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June 25, 2020 4:47 am

Jews in Advertising and Public Relations

avatar by Harold Brackman


New Year’s Eve in Times Square. Photo: Wikipedia.

What’s the difference between advertising and public relations? Advertising has a boulevard — Madison Avenue — named after it! But both professions reflect the decisive influence of American Jews.

As historian Daniel Pope showed, the advertising industry originally was a white Anglo-Saxon Protestant preserve at a time when Bruce Barton depicted Jesus as the first advertising man.

Jews’ entry into advertising took off with major Jewish department stores as clients. The first high-profile Jewish adman was Albert D. Lasker. Born into a well-to-do German-Jewish family in Texas, he used radio soap operas to advertise, believing his mission was to “homogenize” the country’s new immigrants. Not religious, he nevertheless supported Leo Frank’s defense before he was lynched by white supremacists and racists in Georgia, as well as Zionism.

A child of Russian Jewish immigrants, William Bernbach of Doyle Dane Bernbach reflected the changes in advertising and the American scene after World War II. Declining antisemitism facilitated Jews entering the profession. Bernbach specialized in creative ad campaigns using irony, humor, and a new tolerance for diversity. Examples of innovative ads included “you don’t have to be Jewish to love Levy’s” rye bread. Bernbach personified both an “ethnic revolution” and a “creative revolution” in advertising.

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As Larry Tye demonstrated, public relations bore an early Jewish imprint. A non-Jew, Ivy Lee, the first PR man for Rockefeller’s Standard Oil, competed for the title of “father of public relations” with Edward L. Bernays. Bernays was born into an Austrian Jewish immigrant family in New York. He was a “double nephew” of Sigmund Freud (his mother was Freud’s sister, his father’s sister married Freud), and even served as Freud’s American publicist.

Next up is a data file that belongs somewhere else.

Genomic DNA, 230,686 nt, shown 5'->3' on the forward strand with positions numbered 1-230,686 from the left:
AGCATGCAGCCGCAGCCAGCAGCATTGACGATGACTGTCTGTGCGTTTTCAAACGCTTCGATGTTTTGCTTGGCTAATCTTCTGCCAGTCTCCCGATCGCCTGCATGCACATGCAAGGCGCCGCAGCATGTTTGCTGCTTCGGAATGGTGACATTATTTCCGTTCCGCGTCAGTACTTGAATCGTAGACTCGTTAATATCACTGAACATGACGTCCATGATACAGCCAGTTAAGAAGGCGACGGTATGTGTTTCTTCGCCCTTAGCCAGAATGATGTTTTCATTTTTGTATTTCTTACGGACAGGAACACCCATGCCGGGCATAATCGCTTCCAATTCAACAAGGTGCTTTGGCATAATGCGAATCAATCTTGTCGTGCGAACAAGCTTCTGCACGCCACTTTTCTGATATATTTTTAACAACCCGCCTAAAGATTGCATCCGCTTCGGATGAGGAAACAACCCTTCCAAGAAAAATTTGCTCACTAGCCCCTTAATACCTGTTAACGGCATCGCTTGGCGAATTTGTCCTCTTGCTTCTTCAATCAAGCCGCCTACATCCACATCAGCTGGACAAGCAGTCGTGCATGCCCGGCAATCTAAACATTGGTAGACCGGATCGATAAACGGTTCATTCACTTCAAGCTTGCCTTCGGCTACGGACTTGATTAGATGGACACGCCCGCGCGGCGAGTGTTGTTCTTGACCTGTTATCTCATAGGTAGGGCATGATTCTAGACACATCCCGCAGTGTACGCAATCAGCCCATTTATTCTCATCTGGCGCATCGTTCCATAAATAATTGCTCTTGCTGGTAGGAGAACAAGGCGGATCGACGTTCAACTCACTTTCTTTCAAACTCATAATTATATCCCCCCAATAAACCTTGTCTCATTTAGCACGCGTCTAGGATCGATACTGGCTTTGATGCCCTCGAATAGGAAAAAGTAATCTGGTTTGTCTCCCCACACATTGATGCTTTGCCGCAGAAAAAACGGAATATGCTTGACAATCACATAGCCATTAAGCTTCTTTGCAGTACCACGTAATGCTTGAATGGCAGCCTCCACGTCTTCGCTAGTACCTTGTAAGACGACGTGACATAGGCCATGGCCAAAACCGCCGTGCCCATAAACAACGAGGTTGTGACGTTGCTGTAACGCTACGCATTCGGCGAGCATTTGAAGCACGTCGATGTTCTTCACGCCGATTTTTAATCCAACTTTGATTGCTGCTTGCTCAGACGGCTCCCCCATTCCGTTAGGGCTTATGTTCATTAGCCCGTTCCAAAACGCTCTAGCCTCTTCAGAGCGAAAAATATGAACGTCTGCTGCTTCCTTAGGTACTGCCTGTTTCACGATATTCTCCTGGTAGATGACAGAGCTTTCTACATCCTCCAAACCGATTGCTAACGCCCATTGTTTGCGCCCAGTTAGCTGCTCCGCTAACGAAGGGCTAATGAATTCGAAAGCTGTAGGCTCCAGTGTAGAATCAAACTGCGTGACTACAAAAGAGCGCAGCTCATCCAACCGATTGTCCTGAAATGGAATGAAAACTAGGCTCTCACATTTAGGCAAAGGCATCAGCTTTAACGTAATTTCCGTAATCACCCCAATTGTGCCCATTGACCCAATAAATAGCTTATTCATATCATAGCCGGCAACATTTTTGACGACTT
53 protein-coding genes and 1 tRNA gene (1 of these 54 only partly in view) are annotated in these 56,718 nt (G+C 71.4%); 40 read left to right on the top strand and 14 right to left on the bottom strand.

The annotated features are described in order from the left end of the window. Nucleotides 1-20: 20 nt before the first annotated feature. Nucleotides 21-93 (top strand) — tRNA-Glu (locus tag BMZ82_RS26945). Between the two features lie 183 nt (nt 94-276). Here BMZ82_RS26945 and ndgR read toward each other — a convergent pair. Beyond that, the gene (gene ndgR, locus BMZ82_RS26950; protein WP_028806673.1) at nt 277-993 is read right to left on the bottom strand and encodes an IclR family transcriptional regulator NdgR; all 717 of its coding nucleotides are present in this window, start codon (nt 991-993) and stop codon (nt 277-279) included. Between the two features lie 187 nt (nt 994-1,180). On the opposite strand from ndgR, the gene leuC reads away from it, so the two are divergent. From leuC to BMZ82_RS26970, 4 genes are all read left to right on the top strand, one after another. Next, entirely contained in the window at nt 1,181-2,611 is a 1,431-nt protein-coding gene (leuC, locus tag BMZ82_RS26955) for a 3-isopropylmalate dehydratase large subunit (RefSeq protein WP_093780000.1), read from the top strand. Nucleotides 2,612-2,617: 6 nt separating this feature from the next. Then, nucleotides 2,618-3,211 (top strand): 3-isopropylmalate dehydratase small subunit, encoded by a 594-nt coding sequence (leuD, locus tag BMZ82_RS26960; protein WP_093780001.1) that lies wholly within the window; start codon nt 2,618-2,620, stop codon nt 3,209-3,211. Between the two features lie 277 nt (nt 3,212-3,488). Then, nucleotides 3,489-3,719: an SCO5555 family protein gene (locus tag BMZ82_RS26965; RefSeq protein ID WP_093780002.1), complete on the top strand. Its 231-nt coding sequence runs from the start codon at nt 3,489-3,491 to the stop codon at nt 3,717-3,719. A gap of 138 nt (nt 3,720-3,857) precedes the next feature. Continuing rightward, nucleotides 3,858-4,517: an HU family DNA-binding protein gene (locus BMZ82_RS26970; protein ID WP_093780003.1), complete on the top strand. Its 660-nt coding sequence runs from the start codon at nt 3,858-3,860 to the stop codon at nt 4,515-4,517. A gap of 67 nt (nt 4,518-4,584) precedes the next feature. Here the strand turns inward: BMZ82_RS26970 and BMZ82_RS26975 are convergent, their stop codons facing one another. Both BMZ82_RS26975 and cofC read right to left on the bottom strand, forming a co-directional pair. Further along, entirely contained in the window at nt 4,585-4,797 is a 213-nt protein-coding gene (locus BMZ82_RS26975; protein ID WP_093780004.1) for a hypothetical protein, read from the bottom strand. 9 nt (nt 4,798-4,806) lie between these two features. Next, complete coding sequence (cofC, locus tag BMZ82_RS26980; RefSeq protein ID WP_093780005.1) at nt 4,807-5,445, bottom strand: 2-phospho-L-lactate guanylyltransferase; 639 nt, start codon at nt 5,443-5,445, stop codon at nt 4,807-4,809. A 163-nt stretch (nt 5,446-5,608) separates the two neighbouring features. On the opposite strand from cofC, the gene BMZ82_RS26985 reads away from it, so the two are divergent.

Starting as a press agent, Bernays “propagandized” — a term he popularized — for America’s cause through World War I’s Committee on Public Information. During the 1920s, he authored pioneering books defining modern public relations. He relied on Freud and other theorists who viewed the challenge of the modern age as molding the irrational, volatile impulses of “the herd mind.”

In contrast to ads selling “products,” Bernays emphasized that public relations professionals should “engineer consent” by “pull[ing] the wires which control the public mind” in order to shape consumer (and voter) attitudes.

Bernays’ great grandfather was the Chief Rabbi of Hamburg; his father joined Rabbi Stephen Wise’s Free Synagogue. Bernays instead shared Freud’s disdain for organized Judaism. Despite this, his liberalism and that of his feminist wife and partner, Doris Fleischman, translated into support for Jewish welfare and refugee organizations and for rescue efforts during the Holocaust, as well as friendships with Israeli leaders. He also backed the NAACP.

Bernays became a legendarily successful PR man with clients ranging from General Electric to American Tobacco to United Fruit. He didn’t allow his liberal politics to interfere with promoting his clients. He orchestrated American Tobacco’s campaign to convince women that cigarettes were feminist “Torches of Liberty” despite knowing of nicotine’s deleterious effects. Later, he masterminded United Fruit’s “psychological warfare” campaign preparing American public opinion for the CIA’s overthrow of Guatemala’s allegedly communist Arbenz regime. When he learned that Joseph Goebbels admired his theories about using propaganda, Bernays protested that “there wasn’t a damned thing I could do about it.” But unlike his rival Ivy Lee, Bernays refused to work for the Nazis.

During the 20th century, Jewish innovators like Bernbach and Bernays transformed both advertising and public relations for good and ill.

Historian Harold Brackman is coauthor with Ephraim Isaac of From Abraham to Obama: A History of Jews, Africans, and African Americans (Africa World Press, 2015).

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